This week I noticed that I had meaningful exchanges.
Let’s examine that statement for a moment.
First, I noticed. I noticed because I recognized that some of the experiences contained elements I set out to create more of.
Second, when I say meaningful exchanges I mean interactions with people that provided me uplifting experiences.
In each of the instance I felt validated. There was a sense of appreciation expressed toward me, and I appreciated that in return.
All of them came unexpectedly, from people I already knew and cared about.
This is significant because this is one of my five core experiences I intended to experience more of. They weren’t all necessarily related to my creative outputs like music and blogging, but in each instance someone recognized that I made a unique contribution to their life. And that brought me a particular feeling.
Now, I believe I make good contributions all the time, and people do show their appreciation, too. What is often missing is that feeling. I specifically listed those five experiences because they all are the main reasons behind all my important pursuits in life, but yet I experience those feelings rarely. My emotional muscle is weak, so even if a particular situation contained elements that could trigger that desirable emotion, I often don’t feel it, don’t recognize it.
In a strange and unexpected way, I believe the concept of “practices makes perfect” applies to how you feel.
We form habits around familiar feelings, even though some of those familiar feelings may not be desirable. Oddly, some of these habits also are indicators of emotional muscle being weak. Just like the real muscle, when you don’t have enough of it it’s harder to control movements. Some weak spots in our emotional muscle manifest in the form of us not feeling a particular feeling even when a situation called for it. Conversely, other weak spots show up in the form of us feeling it all the time even when we don’t have to feel that way.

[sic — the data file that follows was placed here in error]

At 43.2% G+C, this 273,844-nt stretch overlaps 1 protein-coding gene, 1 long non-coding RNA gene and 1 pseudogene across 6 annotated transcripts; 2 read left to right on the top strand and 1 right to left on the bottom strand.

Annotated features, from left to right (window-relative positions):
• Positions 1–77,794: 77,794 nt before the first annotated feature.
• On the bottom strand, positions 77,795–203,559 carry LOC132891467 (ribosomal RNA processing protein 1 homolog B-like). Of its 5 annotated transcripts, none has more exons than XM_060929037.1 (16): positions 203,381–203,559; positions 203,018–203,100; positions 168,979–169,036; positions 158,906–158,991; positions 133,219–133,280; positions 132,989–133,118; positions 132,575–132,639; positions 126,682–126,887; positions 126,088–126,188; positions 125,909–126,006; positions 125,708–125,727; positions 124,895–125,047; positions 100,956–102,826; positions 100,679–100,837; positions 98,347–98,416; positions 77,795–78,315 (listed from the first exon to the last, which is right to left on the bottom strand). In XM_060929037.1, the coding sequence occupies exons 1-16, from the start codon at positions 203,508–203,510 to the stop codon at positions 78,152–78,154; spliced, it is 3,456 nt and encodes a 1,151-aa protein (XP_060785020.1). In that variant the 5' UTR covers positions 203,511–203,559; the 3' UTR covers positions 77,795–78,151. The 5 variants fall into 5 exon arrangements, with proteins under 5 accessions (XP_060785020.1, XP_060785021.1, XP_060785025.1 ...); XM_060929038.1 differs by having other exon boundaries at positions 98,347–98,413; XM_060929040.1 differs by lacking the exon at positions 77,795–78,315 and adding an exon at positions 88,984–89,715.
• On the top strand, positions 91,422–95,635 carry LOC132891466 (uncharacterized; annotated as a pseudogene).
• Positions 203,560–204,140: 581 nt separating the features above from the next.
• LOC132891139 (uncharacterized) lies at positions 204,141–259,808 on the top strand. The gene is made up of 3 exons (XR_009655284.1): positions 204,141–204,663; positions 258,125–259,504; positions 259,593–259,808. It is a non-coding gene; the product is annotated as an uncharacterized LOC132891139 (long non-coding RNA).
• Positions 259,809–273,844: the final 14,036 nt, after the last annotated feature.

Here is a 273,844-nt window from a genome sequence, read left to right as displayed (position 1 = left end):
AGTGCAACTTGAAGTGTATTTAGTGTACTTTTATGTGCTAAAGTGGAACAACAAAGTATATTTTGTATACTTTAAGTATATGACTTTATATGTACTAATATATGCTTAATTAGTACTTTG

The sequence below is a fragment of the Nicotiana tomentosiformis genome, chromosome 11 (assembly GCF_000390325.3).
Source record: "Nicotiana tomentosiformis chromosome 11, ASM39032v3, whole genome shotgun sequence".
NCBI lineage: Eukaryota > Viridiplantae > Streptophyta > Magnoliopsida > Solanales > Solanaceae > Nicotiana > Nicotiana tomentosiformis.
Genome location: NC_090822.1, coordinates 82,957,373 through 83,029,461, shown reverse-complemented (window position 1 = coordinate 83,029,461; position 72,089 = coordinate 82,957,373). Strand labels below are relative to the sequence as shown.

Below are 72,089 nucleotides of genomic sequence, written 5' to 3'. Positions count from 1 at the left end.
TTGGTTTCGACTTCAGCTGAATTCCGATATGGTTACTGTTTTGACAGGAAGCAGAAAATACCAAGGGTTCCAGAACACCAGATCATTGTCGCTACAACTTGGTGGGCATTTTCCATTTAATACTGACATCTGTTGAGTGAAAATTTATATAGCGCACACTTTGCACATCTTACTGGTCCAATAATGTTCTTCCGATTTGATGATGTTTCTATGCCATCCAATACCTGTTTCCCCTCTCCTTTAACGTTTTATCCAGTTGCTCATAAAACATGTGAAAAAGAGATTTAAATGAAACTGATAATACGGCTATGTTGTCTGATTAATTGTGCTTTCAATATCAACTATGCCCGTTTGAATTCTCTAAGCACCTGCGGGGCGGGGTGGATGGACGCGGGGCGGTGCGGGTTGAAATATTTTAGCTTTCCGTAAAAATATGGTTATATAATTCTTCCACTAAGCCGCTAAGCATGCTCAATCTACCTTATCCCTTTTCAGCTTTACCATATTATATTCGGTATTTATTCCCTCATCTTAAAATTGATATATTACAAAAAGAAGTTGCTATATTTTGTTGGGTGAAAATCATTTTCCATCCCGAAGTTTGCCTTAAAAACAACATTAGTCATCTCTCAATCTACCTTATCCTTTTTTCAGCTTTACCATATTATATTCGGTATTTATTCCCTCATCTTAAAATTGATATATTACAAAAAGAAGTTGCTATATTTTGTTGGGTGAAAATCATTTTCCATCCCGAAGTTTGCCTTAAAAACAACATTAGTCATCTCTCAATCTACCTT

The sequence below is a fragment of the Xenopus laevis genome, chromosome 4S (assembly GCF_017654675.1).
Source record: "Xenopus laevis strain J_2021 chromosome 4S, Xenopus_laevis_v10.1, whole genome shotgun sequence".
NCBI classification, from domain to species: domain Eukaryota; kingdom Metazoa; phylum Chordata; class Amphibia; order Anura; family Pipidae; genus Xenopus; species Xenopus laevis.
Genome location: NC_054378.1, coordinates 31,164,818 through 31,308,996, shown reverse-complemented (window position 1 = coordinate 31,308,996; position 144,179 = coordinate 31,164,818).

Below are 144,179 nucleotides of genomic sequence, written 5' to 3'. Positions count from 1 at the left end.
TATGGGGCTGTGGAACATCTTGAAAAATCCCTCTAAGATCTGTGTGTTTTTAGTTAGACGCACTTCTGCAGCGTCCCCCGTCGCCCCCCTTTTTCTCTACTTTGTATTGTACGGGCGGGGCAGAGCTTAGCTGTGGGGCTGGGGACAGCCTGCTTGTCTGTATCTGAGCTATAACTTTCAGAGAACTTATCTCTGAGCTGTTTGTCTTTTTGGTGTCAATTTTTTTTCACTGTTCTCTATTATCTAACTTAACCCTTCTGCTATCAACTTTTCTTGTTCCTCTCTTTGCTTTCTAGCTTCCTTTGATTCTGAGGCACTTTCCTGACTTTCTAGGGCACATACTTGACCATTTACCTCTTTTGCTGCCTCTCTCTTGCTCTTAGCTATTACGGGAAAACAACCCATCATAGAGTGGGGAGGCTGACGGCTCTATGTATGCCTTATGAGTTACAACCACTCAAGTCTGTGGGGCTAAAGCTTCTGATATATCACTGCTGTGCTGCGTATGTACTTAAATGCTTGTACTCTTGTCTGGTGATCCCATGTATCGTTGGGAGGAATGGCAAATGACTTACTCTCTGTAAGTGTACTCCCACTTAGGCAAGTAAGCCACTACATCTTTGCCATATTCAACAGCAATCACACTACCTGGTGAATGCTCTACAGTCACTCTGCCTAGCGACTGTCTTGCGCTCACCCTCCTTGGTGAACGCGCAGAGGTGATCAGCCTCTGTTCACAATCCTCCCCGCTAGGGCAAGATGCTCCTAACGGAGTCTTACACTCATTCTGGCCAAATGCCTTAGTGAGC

How can we steer our emotional being to a more balanced state?
My current experiment is to apply the concept of practice to feeling. I remind myself of the experiences I wish to have. I pay attention to the sensation of that feeling using my imagination and memory. The other practice is to recognize the feelings I’m too stuck on and feel those properly, again by paying attention to it without resistance.
I am grateful for these meaningful exchanges, and I like to experience more of it. I want that to become the norm, oft-experienced piece of my life. I believe that the way to enhance and grow that experience is to practice feeling that feeling, which leads to my recognizing it more often, allowing it to get triggered more easily. My life may not change dramatically but my perception of it will, my experience of living it will.
At least that’s what I hope. This is all an experiment.